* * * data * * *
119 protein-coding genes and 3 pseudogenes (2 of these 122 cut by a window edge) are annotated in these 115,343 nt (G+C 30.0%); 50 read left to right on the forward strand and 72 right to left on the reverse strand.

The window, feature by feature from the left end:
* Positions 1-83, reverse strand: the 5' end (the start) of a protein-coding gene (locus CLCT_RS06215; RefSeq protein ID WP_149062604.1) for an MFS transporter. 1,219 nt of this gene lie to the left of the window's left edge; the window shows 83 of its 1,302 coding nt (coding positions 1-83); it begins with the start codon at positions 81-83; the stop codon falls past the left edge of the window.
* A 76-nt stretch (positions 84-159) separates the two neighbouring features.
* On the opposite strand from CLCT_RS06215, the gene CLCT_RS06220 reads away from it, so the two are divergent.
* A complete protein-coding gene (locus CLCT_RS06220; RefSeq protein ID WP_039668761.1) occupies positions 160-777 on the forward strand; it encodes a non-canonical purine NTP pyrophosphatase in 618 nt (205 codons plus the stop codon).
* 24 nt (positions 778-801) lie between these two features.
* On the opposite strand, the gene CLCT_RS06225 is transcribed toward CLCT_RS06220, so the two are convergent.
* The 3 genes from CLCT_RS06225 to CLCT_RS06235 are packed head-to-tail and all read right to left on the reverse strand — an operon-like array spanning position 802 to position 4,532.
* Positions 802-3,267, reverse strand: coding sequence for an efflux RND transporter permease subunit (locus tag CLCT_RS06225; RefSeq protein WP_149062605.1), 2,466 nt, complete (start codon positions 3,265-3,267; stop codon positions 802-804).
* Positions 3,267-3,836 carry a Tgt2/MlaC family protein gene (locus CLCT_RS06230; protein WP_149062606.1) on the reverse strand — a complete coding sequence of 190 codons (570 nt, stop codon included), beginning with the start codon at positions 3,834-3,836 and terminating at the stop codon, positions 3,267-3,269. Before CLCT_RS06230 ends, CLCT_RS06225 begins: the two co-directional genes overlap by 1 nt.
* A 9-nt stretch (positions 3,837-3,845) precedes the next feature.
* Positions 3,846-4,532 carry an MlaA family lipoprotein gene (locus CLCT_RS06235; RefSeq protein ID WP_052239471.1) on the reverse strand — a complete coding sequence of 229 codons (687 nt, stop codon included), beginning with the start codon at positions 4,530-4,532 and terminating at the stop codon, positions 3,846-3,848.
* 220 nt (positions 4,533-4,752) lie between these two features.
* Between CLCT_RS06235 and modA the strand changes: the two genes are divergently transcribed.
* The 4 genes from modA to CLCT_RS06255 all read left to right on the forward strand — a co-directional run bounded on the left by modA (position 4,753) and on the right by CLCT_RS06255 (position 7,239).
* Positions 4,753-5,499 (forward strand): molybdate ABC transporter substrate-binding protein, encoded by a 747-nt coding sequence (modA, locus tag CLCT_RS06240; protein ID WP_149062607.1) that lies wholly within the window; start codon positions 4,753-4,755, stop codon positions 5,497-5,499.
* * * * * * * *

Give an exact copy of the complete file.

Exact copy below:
119 protein-coding genes and 3 pseudogenes (2 of these 122 cut by a window edge) are annotated in these 115,343 nt (G+C 30.0%); 50 read left to right on the forward strand and 72 right to left on the reverse strand.

The window, feature by feature from the left end:
* Positions 1-83, reverse strand: the 5' end (the start) of a protein-coding gene (locus CLCT_RS06215; RefSeq protein ID WP_149062604.1) for an MFS transporter. 1,219 nt of this gene lie to the left of the window's left edge; the window shows 83 of its 1,302 coding nt (coding positions 1-83); it begins with the start codon at positions 81-83; the stop codon falls past the left edge of the window.
* A 76-nt stretch (positions 84-159) separates the two neighbouring features.
* On the opposite strand from CLCT_RS06215, the gene CLCT_RS06220 reads away from it, so the two are divergent.
* A complete protein-coding gene (locus CLCT_RS06220; RefSeq protein ID WP_039668761.1) occupies positions 160-777 on the forward strand; it encodes a non-canonical purine NTP pyrophosphatase in 618 nt (205 codons plus the stop codon).
* 24 nt (positions 778-801) lie between these two features.
* On the opposite strand, the gene CLCT_RS06225 is transcribed toward CLCT_RS06220, so the two are convergent.
* The 3 genes from CLCT_RS06225 to CLCT_RS06235 are packed head-to-tail and all read right to left on the reverse strand — an operon-like array spanning position 802 to position 4,532.
* Positions 802-3,267, reverse strand: coding sequence for an efflux RND transporter permease subunit (locus tag CLCT_RS06225; RefSeq protein WP_149062605.1), 2,466 nt, complete (start codon positions 3,265-3,267; stop codon positions 802-804).
* Positions 3,267-3,836 carry a Tgt2/MlaC family protein gene (locus CLCT_RS06230; protein WP_149062606.1) on the reverse strand — a complete coding sequence of 190 codons (570 nt, stop codon included), beginning with the start codon at positions 3,834-3,836 and terminating at the stop codon, positions 3,267-3,269. Before CLCT_RS06230 ends, CLCT_RS06225 begins: the two co-directional genes overlap by 1 nt.
* A 9-nt stretch (positions 3,837-3,845) precedes the next feature.
* Positions 3,846-4,532 carry an MlaA family lipoprotein gene (locus CLCT_RS06235; RefSeq protein ID WP_052239471.1) on the reverse strand — a complete coding sequence of 229 codons (687 nt, stop codon included), beginning with the start codon at positions 4,530-4,532 and terminating at the stop codon, positions 3,846-3,848.
* 220 nt (positions 4,533-4,752) lie between these two features.
* Between CLCT_RS06235 and modA the strand changes: the two genes are divergently transcribed.
* The 4 genes from modA to CLCT_RS06255 all read left to right on the forward strand — a co-directional run bounded on the left by modA (position 4,753) and on the right by CLCT_RS06255 (position 7,239).
* Positions 4,753-5,499 (forward strand): molybdate ABC transporter substrate-binding protein, encoded by a 747-nt coding sequence (modA, locus tag CLCT_RS06240; protein ID WP_149062607.1) that lies wholly within the window; start codon positions 4,753-4,755, stop codon positions 5,497-5,499.